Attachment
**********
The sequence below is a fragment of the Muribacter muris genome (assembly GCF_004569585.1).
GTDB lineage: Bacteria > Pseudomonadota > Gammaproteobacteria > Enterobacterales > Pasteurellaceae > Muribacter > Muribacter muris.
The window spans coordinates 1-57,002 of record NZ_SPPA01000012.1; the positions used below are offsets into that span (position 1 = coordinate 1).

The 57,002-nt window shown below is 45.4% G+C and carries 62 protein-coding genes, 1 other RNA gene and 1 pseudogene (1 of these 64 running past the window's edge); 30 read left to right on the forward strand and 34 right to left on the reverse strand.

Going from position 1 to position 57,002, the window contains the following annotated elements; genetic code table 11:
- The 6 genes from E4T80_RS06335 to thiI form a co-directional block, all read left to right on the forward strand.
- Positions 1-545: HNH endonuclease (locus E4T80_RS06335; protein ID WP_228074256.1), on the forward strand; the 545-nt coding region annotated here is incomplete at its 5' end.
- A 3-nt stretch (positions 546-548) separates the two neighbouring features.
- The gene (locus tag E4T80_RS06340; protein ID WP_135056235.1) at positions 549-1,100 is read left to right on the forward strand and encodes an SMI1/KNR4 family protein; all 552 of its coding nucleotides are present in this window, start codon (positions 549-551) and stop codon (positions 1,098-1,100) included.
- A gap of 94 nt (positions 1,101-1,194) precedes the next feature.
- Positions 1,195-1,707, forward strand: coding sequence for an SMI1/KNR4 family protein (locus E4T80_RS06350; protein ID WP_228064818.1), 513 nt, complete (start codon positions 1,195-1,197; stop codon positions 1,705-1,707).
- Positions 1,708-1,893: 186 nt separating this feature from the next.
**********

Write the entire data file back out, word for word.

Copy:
The sequence below is a fragment of the Muribacter muris genome (assembly GCF_004569585.1).
GTDB lineage: Bacteria > Pseudomonadota > Gammaproteobacteria > Enterobacterales > Pasteurellaceae > Muribacter > Muribacter muris.
The window spans coordinates 1-57,002 of record NZ_SPPA01000012.1; the positions used below are offsets into that span (position 1 = coordinate 1).

The 57,002-nt window shown below is 45.4% G+C and carries 62 protein-coding genes, 1 other RNA gene and 1 pseudogene (1 of these 64 running past the window's edge); 30 read left to right on the forward strand and 34 right to left on the reverse strand.

Going from position 1 to position 57,002, the window contains the following annotated elements; genetic code table 11:
- The 6 genes from E4T80_RS06335 to thiI form a co-directional block, all read left to right on the forward strand.
- Positions 1-545: HNH endonuclease (locus E4T80_RS06335; protein ID WP_228074256.1), on the forward strand; the 545-nt coding region annotated here is incomplete at its 5' end.
- A 3-nt stretch (positions 546-548) separates the two neighbouring features.
- The gene (locus tag E4T80_RS06340; protein ID WP_135056235.1) at positions 549-1,100 is read left to right on the forward strand and encodes an SMI1/KNR4 family protein; all 552 of its coding nucleotides are present in this window, start codon (positions 549-551) and stop codon (positions 1,098-1,100) included.
- A gap of 94 nt (positions 1,101-1,194) precedes the next feature.
- Positions 1,195-1,707, forward strand: coding sequence for an SMI1/KNR4 family protein (locus E4T80_RS06350; protein ID WP_228064818.1), 513 nt, complete (start codon positions 1,195-1,197; stop codon positions 1,705-1,707).
- Positions 1,708-1,893: 186 nt separating this feature from the next.